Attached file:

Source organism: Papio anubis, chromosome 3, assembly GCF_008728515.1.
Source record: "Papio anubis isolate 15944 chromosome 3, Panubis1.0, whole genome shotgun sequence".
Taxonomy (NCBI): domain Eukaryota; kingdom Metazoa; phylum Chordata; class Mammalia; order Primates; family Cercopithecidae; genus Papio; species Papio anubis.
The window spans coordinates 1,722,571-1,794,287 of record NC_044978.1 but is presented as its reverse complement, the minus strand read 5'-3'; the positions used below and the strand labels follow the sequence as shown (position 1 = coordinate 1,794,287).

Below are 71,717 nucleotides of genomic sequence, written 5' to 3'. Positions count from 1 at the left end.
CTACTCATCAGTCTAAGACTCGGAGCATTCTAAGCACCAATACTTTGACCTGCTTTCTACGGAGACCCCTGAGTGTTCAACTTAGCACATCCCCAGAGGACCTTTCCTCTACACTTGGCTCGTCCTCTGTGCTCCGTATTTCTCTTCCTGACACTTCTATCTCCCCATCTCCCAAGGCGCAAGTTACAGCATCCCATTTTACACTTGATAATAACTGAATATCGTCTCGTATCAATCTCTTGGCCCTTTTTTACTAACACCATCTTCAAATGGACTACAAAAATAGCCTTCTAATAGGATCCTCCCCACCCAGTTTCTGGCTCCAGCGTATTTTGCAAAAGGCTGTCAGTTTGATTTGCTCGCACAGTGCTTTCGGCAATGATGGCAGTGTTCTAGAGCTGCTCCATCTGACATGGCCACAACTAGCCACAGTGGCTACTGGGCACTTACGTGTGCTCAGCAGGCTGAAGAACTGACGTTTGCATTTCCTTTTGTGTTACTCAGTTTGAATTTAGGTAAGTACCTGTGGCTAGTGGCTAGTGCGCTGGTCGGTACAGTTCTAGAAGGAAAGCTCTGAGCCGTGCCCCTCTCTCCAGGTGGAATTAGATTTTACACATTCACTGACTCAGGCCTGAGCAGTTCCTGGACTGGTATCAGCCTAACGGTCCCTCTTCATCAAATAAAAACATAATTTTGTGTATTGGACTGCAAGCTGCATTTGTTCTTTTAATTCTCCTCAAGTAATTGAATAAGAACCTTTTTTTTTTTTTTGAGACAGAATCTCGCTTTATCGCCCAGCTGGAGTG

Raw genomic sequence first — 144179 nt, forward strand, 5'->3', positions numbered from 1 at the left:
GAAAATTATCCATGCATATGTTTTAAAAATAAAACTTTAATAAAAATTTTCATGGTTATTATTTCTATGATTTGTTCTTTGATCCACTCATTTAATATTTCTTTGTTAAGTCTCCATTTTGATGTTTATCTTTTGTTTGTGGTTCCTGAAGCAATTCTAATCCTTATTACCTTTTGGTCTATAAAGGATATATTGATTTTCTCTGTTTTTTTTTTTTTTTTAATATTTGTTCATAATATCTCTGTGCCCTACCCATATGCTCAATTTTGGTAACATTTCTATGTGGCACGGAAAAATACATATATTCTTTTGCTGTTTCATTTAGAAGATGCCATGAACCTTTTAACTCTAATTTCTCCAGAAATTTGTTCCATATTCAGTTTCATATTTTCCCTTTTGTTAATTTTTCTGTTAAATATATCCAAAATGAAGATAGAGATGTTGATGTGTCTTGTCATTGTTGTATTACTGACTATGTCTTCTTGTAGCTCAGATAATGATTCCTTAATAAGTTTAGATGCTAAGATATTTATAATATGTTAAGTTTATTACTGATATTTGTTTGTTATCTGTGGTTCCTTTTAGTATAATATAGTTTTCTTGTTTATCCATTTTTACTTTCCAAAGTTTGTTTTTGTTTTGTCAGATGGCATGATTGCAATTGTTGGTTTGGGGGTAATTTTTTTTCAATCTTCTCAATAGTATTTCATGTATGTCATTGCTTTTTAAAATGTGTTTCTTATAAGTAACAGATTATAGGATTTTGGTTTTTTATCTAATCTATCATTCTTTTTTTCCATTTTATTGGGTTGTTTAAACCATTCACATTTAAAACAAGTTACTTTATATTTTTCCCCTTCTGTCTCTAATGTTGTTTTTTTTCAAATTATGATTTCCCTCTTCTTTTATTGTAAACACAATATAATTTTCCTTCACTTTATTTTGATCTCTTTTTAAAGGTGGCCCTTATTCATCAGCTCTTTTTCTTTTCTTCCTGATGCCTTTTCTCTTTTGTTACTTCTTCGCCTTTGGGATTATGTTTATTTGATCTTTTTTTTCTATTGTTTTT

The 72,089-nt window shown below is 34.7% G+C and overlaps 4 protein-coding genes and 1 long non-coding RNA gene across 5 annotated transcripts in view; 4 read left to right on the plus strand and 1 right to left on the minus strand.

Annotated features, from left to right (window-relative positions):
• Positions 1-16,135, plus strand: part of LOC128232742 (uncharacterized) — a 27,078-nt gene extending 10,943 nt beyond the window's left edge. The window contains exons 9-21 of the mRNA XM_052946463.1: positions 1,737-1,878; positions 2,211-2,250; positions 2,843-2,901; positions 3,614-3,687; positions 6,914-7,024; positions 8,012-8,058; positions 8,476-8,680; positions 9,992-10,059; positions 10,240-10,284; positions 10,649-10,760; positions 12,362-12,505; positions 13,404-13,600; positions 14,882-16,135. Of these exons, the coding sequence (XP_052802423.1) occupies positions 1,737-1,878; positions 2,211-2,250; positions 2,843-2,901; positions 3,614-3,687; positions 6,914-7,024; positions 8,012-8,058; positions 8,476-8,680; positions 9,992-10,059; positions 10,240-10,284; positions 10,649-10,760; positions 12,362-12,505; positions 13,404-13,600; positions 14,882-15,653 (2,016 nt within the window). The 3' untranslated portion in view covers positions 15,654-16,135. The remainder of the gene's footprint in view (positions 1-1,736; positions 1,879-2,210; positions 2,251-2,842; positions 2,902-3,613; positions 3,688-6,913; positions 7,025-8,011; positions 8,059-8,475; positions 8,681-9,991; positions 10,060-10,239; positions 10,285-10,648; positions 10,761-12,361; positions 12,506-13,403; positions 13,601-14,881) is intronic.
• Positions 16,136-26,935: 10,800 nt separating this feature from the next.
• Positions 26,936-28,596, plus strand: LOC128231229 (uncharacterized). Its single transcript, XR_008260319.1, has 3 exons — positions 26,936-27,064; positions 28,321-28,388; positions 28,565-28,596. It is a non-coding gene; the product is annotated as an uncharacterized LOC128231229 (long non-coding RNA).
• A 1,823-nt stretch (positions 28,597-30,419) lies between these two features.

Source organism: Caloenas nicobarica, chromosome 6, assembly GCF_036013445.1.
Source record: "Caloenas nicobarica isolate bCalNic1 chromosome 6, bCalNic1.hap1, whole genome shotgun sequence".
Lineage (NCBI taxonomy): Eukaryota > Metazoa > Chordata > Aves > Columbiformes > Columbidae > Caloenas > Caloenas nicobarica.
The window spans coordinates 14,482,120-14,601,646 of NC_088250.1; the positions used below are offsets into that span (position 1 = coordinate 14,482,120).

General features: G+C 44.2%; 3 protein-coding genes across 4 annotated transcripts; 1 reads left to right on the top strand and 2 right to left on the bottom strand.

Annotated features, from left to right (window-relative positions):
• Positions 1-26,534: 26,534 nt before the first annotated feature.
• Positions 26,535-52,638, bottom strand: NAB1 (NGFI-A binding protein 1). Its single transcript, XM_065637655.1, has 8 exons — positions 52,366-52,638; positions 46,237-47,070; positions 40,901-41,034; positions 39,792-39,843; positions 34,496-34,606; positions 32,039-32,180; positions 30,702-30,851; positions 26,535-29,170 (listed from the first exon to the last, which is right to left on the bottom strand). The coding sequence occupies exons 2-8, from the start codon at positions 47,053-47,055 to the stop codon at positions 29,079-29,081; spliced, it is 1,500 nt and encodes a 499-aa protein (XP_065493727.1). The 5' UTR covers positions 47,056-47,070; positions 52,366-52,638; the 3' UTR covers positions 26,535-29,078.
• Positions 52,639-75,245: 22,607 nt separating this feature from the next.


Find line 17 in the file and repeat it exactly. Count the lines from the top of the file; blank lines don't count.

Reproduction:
Lineage (NCBI taxonomy): Eukaryota > Metazoa > Chordata > Aves > Columbiformes > Columbidae > Caloenas > Caloenas nicobarica.